Players choose a character from a selection of four – each with its own colour miniature and a choice of gender, as well as some variation in abilities that are locked in at the start. The plastic character display stands, with health sliders and clever way of showing all chosen character traits, are fantastic and nicely functional. There’s a reasonable amount of customisation for each character but, disappointingly, weapons and abilities differ only in name between characters – rolls for success and damage dealt are the same for each character (though a few monsters offer penalties for physical or magical attacks, giving some players an advantage or disadvantage in combat at times).
The Dungeon Master role passes to the left after each turn, so everyone gets a try at this. The Dungeon Master is the player who draws the encounter card and reads it aloud; they also roll for the monster if that’s what the encounter is – or make a light decision about what player came up with the best plan to deal with an event in certain cases.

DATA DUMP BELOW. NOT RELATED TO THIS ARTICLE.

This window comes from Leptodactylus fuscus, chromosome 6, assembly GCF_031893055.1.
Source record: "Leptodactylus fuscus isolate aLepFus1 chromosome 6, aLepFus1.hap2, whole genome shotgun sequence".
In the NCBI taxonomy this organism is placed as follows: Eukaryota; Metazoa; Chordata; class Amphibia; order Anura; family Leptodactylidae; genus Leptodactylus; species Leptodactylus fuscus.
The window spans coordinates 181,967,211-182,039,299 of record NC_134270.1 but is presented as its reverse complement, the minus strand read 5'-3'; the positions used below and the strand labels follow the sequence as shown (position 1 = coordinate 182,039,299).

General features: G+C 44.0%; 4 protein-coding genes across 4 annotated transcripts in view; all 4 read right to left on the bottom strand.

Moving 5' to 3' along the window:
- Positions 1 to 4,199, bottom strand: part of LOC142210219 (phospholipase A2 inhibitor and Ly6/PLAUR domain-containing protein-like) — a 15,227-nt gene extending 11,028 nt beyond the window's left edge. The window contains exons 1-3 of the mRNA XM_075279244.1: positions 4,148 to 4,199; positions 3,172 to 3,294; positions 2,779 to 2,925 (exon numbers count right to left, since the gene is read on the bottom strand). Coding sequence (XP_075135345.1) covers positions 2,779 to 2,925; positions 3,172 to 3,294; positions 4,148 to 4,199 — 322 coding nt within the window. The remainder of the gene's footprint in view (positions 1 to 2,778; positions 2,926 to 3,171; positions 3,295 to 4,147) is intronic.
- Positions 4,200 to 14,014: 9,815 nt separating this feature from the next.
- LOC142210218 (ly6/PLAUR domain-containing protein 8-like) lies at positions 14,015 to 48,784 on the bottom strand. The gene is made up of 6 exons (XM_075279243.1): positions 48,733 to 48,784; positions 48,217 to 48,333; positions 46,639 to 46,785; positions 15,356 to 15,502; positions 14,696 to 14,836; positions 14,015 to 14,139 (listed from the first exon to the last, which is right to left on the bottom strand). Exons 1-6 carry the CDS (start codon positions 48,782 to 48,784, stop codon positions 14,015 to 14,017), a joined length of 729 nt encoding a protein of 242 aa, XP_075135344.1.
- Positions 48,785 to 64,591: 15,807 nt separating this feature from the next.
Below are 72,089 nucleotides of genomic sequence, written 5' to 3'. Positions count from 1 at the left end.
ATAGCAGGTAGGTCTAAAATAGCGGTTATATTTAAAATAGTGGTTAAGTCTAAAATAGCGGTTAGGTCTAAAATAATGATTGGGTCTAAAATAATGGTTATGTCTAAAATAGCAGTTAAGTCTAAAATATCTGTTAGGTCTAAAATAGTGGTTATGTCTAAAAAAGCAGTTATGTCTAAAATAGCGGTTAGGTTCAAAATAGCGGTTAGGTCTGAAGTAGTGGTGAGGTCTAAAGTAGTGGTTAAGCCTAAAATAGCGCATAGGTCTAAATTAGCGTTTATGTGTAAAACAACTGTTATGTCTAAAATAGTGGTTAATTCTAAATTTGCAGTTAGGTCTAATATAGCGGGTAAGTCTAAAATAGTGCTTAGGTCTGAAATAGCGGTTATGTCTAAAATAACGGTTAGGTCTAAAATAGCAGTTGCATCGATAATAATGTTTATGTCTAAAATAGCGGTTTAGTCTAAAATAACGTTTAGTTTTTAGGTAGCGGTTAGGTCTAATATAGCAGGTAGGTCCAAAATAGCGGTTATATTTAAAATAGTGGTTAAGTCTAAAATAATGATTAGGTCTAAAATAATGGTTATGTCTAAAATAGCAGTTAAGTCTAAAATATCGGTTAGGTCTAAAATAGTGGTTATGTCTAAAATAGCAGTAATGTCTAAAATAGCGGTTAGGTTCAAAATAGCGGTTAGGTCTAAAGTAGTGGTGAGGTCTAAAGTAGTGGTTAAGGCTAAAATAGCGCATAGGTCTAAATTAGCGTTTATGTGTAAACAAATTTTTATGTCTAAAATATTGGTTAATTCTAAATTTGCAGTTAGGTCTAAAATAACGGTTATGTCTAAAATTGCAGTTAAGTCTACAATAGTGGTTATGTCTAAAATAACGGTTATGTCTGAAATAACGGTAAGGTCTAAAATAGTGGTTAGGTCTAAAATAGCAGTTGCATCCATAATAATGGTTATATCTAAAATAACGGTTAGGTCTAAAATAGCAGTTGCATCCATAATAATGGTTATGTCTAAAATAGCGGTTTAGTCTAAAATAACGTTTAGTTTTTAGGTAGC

Combat is just a case of players choosing an attack and rolling above a certain number to succeed on a 20-sided die (or d20). If successful, a fixed amount of damage is dealt to the monster and if the monster is still alive (and not dazed, which is an effect some of the riskier attacks have), the Dungeon Master rolls a ten-sided die (d10) for their retaliatory attack – each monster has a different range of attacks and effects, handily listed on their card. Defeating a monster gives players a reward – a coin, health or item card perhaps. Players are also encouraged to describe how they strike the killing blow.
Coins can be used to access a shop outside of combat, with players able to buy items from a selection of them (the deck of items is fairly small, but you won’t see many on a single playthrough). They can also be used to level up for the cost of five coins, which makes players able to deal a decent amount of extra damage – this is almost essential to deal with the final boss.
At the end of each board, you’ll deal with the boss character’s specific event – it could be a big event or a mini-boss; once defeated, you can move onto the next board. The boss awaits you at the end of the fourth board – and with 20 health, they tend to be quite resilient and put up a bit of a fight.